The Douglas County Planning Commission Thursday voted in favor of new amendments to the Parks & Recreational Element of its Comprehensive Plan.
The amendments are based largely on the 2016 Parks Master Plan, approved by the Douglas County Board of Commissioners last year. The board of commissioners will also have the final say on the Comprehensive Plan amendments.
The Parks Master Plan generated tremendous controversy last year. Among the chief concerns voiced by critics was the fear that the plan might allow for parks to be logged. That concern was raised again last night, based chiefly on the absence of any mention of logging policy in the parks amendments to the Comprehensive Plan.
What they do include are new references to the Parks Master Plan, and mini plans for Chief Miwaleta, River Forks and Whistler’s Bend parks that will make any future changes to those parks easier. An amendment also references providing better access for disabled park users.
Two members of the public spoke about the amendments Thursday. Both mentioned logging concerns. Both also complained about the planning process, saying it was rushed, and that regional Planning Advisory Committees didn’t vote on the amendments, often because too few members turned up to create a quorum.
“For the life of me, I don’t see what the rush is to get this through,” said John Hunter of Tenmile.
He asked planning commissioners to delay voting until they could refer the amendments back to the regional PACs for the committee votes.
Kat Stone of Roseburg said she liked the amendments overall and praised planner Ricky Hoffman’s work on them. However, she thought it would be too easy to make major renovations to the three parks with mini plans, even to the extent of adding off-road vehicle trails, without giving the public a say beforehand.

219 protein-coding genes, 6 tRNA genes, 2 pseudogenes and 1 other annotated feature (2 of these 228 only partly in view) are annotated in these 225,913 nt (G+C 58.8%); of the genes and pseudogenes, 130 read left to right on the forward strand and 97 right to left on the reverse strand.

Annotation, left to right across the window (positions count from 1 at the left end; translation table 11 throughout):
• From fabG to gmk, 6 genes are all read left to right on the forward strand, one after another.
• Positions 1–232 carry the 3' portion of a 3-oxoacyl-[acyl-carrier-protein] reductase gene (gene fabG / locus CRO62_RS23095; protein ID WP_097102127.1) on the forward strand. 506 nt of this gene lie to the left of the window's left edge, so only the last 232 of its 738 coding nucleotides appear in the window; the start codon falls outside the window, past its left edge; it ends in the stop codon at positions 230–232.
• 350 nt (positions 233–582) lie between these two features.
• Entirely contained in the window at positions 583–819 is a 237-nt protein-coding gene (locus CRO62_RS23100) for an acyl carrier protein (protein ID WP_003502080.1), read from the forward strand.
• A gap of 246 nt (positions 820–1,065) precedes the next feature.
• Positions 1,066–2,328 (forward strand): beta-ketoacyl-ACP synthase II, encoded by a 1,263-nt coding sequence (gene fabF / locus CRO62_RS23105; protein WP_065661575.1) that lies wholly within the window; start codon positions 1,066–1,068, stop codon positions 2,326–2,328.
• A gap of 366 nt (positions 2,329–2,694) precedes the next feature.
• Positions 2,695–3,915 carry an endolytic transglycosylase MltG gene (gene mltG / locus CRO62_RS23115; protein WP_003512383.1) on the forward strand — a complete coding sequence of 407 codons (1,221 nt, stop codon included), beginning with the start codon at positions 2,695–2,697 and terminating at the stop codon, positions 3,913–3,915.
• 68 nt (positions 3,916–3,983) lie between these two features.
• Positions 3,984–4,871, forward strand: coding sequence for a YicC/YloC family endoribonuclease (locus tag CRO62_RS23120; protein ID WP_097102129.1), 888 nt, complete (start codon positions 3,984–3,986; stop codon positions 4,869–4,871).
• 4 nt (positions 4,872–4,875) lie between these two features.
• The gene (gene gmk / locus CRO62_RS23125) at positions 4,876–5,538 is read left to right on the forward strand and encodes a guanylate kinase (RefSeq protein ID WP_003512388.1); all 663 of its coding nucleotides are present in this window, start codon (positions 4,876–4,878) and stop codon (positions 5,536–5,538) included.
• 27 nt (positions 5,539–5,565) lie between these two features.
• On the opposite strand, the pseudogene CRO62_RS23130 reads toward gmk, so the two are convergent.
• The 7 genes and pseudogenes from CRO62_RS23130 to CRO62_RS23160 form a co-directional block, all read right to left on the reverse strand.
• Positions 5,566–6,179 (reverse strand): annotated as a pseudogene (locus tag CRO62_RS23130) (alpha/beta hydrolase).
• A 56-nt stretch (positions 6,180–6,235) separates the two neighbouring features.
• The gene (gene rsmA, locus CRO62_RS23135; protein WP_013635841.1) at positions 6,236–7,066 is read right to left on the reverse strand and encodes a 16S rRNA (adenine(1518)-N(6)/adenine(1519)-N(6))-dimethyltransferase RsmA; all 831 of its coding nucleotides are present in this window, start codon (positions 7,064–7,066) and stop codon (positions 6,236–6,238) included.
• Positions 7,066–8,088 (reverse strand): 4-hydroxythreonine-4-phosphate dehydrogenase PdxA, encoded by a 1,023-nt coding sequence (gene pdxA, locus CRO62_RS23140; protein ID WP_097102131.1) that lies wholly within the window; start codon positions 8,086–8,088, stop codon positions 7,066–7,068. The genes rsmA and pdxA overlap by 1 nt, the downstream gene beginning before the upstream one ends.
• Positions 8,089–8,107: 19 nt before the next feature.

She also felt the planning was rushed, and said she had been told that anything regarding logging of the parks would be included in the plan.
It’s not, but Planning Director Keith Cubic told the commissioners that parks logging would be an operational question for the parks department and wouldn’t be the kind of thing referenced in the comprehensive plan.
Planning Commissioner Victoria Hawks expressed discomfort with the lack of any mention of park logging policy in the plan amendments.
She said she worries about things that are left unsaid.
“That always is a concern to me if things are left off,” she said.
Logging in the parks is a big deal she said.
“When we do things like this it looks like that’s overlooked. I understand that it’s not, but it feels like it,” Hawks said.
However, Hawks joined the other commissioners in voting 4-0 in favor of the amendments. New Planning Commissioner Sidney Schuyler abstained.
Commissioner George Seonbuchner asked Cubic how much time the planning department had put into the project. Cubic said he didn’t have an exact figure, but it was a substantial allocation of resources. The amendments were prepared over the course of several months, and the Parks Master Plan before it took about six months, he said.